Pemberton added that SCB developed the interior architecture as well as the physical form of the tower, saying “[399 Fremont] was a great collaboration between the architecture and interior design studios of the firm” and that there was a “holistic sense to the design, an understanding of the impact that the exterior has on the interior experience—and likewise, how the interior spaces influence the building’s exterior architecture.”

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Snøhetta continues San Francisco streak with downtown highrise, and the town is talking

The momentum continues in San Francisco for the Norwegian firm Snøhetta with a recently-unveiled tower at the corner of the city's Market Street and Van Ness Avenue. And the project has been garnering some fairly untraditional responses from citizens. As proposed, the curving, 37-story One Van Ness tower would be divided by three large cuts, designed to lessen wind load and provide new common spaces. Paired with SCB, Snøhetta will work to replace a tower originally proposed on the site by Richard Meier and Partners. The building's carved-out center has also provided inspiration for illustrators to poke fun. Illustrator Susie Cagle, who told CityLab that the design reminded her of the last SF boom's "bubble mentality," drew the distressed building on the left, while Twitter user The Tens seems to think the building doesn't much care for its neighborhood, as demonstrated in the image below right. San Francisco Chronicle architecture critic John King took note of the parodies and dubbed theSnøhetta's creation the "Talking Tower." He was quick to add in another tweet that the impromptu naming was "not a critique"—he says he quite likes the tower. AN recently talked to Snøhetta principal Craig Dykers about his firm's continuing success in San Francisco, including an extension to SFMOMA, a consulting role on the (recently revised, and moved) Golden State Warriors Arena and a (ultimately unsuccessful) shortlisting for the Presidio Parklands. snoheta-sf-tower-03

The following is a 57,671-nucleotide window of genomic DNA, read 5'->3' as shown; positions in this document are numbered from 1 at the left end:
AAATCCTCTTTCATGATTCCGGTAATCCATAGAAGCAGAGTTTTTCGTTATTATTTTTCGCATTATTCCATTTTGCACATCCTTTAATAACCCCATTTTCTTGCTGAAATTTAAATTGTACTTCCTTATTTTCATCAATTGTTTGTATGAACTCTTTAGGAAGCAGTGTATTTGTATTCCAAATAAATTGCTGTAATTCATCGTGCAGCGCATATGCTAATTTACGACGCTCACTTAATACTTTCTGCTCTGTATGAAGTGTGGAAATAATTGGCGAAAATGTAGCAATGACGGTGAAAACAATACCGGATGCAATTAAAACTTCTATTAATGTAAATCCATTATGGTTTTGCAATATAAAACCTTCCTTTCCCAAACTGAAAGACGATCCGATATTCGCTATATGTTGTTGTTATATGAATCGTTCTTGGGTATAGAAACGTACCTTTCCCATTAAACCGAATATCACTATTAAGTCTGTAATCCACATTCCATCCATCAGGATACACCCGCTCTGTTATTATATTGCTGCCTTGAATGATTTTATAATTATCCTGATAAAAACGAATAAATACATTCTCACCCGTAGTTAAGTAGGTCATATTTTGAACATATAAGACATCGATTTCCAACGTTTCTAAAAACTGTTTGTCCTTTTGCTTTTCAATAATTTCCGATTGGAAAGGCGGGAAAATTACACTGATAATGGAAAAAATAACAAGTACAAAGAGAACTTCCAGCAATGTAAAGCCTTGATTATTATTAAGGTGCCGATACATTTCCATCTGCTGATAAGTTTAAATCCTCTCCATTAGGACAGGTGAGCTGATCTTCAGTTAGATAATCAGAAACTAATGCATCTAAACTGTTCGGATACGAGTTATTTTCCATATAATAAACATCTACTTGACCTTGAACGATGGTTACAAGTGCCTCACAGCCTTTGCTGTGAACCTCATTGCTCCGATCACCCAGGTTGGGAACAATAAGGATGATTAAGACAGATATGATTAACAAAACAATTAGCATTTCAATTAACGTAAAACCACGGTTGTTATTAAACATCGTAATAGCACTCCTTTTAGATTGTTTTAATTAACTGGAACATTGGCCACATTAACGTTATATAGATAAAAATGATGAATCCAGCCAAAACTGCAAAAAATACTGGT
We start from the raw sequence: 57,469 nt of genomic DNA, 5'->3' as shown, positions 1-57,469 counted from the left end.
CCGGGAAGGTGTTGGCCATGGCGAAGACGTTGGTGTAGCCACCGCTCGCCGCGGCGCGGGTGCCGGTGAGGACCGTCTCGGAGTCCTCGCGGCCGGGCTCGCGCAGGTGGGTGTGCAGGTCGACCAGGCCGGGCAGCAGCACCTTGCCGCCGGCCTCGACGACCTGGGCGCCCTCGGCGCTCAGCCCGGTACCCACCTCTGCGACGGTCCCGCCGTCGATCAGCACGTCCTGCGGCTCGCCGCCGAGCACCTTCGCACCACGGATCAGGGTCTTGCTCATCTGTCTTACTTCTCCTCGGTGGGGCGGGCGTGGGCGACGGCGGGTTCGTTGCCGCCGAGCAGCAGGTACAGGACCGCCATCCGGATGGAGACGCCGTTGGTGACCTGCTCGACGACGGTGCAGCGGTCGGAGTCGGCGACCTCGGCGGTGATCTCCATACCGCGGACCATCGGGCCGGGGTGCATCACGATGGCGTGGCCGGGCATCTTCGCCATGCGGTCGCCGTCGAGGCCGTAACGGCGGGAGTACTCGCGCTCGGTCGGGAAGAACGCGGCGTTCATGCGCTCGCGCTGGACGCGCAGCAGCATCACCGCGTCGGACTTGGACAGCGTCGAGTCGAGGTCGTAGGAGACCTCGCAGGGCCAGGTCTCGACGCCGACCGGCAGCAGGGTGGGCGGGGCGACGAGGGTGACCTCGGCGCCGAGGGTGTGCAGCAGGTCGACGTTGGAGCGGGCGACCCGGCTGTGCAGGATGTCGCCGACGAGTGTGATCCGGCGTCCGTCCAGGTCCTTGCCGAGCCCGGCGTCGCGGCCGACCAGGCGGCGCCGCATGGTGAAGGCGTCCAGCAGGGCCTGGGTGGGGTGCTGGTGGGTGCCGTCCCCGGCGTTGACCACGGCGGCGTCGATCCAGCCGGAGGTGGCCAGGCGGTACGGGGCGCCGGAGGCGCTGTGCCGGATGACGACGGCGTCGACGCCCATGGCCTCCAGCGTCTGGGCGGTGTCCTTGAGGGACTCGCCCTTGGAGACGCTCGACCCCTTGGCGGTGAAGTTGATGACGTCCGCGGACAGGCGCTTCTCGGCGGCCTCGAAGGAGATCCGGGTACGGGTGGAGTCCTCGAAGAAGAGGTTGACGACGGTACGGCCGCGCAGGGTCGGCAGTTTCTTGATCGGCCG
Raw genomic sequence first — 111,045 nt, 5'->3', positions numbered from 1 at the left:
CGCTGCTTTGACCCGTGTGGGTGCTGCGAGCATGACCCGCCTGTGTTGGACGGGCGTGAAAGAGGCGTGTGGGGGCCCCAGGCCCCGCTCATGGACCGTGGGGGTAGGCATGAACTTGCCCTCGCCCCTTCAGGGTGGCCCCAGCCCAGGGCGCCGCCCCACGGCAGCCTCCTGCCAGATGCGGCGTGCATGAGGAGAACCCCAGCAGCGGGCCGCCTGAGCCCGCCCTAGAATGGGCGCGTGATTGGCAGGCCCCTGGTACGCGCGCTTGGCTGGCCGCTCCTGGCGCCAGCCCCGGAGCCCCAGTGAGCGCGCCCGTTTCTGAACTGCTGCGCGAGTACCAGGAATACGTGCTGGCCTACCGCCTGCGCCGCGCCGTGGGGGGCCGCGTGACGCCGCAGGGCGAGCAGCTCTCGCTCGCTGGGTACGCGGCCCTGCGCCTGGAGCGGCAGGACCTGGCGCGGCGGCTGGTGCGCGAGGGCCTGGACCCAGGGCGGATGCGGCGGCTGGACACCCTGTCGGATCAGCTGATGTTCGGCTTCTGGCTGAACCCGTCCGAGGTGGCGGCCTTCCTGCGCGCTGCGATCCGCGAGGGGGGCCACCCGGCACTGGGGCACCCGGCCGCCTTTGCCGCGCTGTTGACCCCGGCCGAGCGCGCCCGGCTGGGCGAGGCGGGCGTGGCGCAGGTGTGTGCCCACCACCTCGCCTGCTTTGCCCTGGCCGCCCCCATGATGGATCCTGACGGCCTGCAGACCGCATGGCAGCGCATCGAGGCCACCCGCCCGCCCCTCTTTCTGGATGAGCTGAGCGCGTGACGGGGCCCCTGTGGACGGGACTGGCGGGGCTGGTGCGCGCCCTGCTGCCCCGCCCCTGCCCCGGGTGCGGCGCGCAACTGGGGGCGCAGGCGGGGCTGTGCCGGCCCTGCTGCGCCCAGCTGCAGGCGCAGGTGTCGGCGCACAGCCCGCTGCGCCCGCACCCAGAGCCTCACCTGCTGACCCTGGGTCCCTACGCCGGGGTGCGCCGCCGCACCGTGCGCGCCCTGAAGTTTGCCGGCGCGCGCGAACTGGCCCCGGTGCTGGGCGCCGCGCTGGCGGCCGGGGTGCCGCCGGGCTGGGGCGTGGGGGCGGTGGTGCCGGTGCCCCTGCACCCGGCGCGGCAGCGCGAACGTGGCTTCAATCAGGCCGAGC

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Chicago’s School of the Art Institute taps Jonathan Solomon as head of architecture

Chicago’s top art school announced big changes in its design department this morning. The School of the Art Institute of Chicago Thursday announced their selection of Jonathan Solomon as the new Director of the Department of Architecture, Interior Architecture, and Designed Objects (AIADO). Solomon, who comes from his position as associate professor and associate dean at the School of Architecture at Syracuse University, assumes the job officially on August 1. In 2010 Solomon, who holds a Bachelor of Arts in Urban Studies from Columbia University and a Master of Architecture and Certificate in Media and Modernity from Princeton University, helped curate Workshopping: An American Model of Architectural Practice at the Venice Architecture Biennial. He is the co-founder of 306090, a nonprofit arts stewardship organization. He previously taught design at the City College of New York, the University at Buffalo, and the University of Hong Kong, where he led the Department of Architecture as Acting Head from 2009 to 2012. He is a licensed architect in the State of Illinois. Solomon recently spoke on a Chicago Architecture Foundation panel discussing Chicago Tribune architecture critic Blair Kamin’s series on Chicago designers in China. He is related to Lou Solomon, who helped found Chicago design firm Solomon Cordwell Buenz (SCB).
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Loyola University Hopes to Close Kenmore Ave for Pedestrian Walkway

loyola 2 Loyola University hopes to permanently close part of Kenmore Avenue in preparation for new dorms on its lakefront campus in Chicago’s Rogers Park neighborhood. SmithGroupJJR architects, who also helped revamp Loyola's lakefront campus along with Solomon Cordwell Buenz, released some renderings of the new pedestrian space, which would replace Kenmore Avenue between West Sheridan Road and Rosemont Avenue. The university own dozens of parcels nearby that it is planning to develop, including 32 on the block it is hoping to close to traffic. Kenmore is currently closed while Loyola builds a new dormitory. Renderings show a tree-lined permeable walkway and flowerbeds on the residential street. loyola 3